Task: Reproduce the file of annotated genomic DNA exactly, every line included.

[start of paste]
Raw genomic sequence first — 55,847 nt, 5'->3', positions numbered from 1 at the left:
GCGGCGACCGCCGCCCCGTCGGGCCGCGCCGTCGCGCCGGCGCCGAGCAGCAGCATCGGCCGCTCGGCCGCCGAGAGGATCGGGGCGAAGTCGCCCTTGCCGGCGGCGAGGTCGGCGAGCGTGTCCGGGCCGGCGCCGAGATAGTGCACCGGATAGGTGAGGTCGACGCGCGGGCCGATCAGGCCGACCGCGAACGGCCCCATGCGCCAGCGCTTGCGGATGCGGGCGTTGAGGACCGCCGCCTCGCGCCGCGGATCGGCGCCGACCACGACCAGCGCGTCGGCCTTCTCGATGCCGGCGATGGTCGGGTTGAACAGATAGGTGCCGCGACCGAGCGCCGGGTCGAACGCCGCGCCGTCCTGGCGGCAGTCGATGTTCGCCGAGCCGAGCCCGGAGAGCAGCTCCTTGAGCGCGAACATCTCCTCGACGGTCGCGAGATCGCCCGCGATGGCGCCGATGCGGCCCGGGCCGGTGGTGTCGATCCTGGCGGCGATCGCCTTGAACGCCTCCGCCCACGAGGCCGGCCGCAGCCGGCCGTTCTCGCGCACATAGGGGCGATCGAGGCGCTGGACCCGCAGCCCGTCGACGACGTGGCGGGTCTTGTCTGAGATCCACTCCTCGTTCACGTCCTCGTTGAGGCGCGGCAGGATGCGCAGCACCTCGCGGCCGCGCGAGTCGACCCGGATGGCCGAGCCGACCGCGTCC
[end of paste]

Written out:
Raw genomic sequence first — 55,847 nt, 5'->3', positions numbered from 1 at the left:
GCGGCGACCGCCGCCCCGTCGGGCCGCGCCGTCGCGCCGGCGCCGAGCAGCAGCATCGGCCGCTCGGCCGCCGAGAGGATCGGGGCGAAGTCGCCCTTGCCGGCGGCGAGGTCGGCGAGCGTGTCCGGGCCGGCGCCGAGATAGTGCACCGGATAGGTGAGGTCGACGCGCGGGCCGATCAGGCCGACCGCGAACGGCCCCATGCGCCAGCGCTTGCGGATGCGGGCGTTGAGGACCGCCGCCTCGCGCCGCGGATCGGCGCCGACCACGACCAGCGCGTCGGCCTTCTCGATGCCGGCGATGGTCGGGTTGAACAGATAGGTGCCGCGACCGAGCGCCGGGTCGAACGCCGCGCCGTCCTGGCGGCAGTCGATGTTCGCCGAGCCGAGCCCGGAGAGCAGCTCCTTGAGCGCGAACATCTCCTCGACGGTCGCGAGATCGCCCGCGATGGCGCCGATGCGGCCCGGGCCGGTGGTGTCGATCCTGGCGGCGATCGCCTTGAACGCCTCCGCCCACGAGGCCGGCCGCAGCCGGCCGTTCTCGCGCACATAGGGGCGATCGAGGCGCTGGACCCGCAGCCCGTCGACGACGTGGCGGGTCTTGTCTGAGATCCACTCCTCGTTCACGTCCTCGTTGAGGCGCGGCAGGATGCGCAGCACCTCGCGGCCGCGCGAGTCGACCCGGATGGCCGAGCCGACCGCGTCC